A Baule Mask in the Museum Collections

Originally Published in 1930

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A Mask from the Ivory Coast with a bird atop it
A Mask from the Ivory Coast, Africa
Museum Object Number: 29-35-1

THE dry-point engraving by Mrs. Beatrice Levy of Chicago which is reproduced as the frontispiece represents one of the Ivory Coast masks from the new collections announced in the January Bulletin. It belongs to a class of masks called goli by some of the Baule people of the interior of the Ivory Coast, a French colony in West Africa. Goli are made of wood sacred to Dibi, “the soul of the sere tree.” Dibi protects his votaries from bullets, preserves them from ambuscades, heals their wounds, protects them against witchcraft, and slays robbers. Such masks are worn by the officiant at certain magicoreligious rites which are intended to make effective for the votary the powers of the tree-spirit. The bird which stands on ram’s horns surmounting the mask may be an ibis or, more likely, a kind of heron. It is possible that the mask may he composite in the purposes of its employment, as it is in construction, since ram’s horns are an attribute of the Baule skygod.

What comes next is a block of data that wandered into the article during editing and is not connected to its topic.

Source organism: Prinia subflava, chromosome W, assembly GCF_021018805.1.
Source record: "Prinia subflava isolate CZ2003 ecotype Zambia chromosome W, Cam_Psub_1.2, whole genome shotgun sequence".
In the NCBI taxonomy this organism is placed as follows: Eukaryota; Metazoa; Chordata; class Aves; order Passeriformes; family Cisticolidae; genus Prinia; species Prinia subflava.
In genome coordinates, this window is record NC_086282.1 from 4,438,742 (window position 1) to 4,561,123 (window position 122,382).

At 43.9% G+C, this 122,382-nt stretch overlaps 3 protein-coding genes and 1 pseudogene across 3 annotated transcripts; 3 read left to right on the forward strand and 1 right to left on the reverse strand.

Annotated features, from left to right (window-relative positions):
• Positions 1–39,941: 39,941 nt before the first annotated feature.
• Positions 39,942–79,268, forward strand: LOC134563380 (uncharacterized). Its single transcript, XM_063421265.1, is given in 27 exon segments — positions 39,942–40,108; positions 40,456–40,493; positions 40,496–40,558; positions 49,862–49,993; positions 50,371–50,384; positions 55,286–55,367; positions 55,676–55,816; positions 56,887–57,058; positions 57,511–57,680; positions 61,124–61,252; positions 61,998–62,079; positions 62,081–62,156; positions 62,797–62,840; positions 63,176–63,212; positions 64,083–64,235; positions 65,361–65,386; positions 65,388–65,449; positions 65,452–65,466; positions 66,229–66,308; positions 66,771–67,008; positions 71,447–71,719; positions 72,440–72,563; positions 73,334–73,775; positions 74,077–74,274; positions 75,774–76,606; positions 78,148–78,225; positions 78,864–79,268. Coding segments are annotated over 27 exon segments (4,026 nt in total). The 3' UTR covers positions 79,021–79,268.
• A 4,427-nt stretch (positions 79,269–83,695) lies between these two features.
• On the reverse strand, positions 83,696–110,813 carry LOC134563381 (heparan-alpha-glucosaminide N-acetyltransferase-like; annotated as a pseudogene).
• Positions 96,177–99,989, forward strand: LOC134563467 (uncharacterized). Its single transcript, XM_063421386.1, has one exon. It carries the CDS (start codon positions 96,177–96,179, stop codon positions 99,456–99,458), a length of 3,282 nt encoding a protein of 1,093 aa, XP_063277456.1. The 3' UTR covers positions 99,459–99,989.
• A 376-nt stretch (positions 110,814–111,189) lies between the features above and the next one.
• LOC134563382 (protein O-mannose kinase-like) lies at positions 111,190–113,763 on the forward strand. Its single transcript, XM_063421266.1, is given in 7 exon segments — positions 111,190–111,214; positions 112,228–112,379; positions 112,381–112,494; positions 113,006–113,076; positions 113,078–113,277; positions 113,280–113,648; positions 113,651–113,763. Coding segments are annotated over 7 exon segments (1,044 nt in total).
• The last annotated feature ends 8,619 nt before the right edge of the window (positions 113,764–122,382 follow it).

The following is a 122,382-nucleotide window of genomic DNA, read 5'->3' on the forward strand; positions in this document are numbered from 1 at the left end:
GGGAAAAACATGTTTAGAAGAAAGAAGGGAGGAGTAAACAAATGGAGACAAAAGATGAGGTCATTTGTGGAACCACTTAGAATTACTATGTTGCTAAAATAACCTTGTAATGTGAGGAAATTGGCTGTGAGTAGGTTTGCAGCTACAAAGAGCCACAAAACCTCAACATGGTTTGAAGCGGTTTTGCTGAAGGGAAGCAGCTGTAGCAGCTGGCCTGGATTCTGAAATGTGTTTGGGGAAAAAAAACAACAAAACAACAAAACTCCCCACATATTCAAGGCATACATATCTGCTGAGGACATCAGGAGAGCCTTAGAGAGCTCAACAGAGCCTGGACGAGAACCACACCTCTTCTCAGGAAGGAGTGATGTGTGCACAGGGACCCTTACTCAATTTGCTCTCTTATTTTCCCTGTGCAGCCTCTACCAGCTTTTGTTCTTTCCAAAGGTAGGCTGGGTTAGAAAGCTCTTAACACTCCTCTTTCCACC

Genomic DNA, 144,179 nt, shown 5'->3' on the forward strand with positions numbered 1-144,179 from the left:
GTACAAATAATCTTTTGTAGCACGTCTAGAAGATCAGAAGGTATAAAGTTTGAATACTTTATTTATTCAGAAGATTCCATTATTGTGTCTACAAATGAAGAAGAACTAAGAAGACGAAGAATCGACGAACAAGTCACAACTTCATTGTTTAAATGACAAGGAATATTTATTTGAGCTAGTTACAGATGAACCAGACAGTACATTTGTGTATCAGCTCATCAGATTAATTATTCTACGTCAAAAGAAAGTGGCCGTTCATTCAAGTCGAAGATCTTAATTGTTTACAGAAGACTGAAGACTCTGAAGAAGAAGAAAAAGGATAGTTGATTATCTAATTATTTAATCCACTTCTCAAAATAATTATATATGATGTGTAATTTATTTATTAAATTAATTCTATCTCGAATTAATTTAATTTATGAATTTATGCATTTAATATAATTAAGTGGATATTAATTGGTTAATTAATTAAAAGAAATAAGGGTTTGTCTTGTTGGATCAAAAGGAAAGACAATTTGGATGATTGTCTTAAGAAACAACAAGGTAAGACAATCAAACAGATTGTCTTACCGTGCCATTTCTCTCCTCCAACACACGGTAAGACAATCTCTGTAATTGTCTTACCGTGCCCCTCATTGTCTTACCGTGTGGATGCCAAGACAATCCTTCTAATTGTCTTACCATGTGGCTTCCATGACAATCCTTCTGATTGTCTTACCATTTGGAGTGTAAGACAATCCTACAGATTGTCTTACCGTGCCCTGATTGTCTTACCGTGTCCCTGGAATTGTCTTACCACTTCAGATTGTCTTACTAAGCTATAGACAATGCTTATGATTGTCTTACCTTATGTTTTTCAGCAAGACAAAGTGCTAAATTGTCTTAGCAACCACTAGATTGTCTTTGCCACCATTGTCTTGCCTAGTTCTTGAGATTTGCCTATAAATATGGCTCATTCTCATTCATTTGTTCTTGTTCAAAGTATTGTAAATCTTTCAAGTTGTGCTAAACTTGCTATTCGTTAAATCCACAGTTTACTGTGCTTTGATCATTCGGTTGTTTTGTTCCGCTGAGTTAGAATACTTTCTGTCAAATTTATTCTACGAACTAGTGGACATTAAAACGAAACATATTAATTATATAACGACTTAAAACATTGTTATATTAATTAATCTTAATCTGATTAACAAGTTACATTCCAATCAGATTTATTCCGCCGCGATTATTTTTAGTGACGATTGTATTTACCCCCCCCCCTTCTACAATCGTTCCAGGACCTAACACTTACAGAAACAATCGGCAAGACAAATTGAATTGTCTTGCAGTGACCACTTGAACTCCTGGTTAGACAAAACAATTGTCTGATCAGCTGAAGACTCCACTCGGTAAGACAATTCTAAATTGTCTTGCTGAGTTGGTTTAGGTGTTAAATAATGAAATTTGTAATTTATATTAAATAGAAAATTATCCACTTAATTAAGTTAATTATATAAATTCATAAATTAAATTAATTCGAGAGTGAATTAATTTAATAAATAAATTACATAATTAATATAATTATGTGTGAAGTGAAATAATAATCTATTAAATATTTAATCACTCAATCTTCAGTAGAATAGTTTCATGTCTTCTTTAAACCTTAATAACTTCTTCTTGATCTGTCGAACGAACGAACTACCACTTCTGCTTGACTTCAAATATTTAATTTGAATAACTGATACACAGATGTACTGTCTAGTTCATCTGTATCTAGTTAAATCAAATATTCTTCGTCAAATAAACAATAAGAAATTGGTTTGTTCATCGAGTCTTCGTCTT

Cite This Article

"A Baule Mask in the Museum Collections." Museum Bulletin I, no. 2 (February, 1930): 4-5. Accessed May 30, 2024. https://www.penn.museum/sites/bulletin/120/


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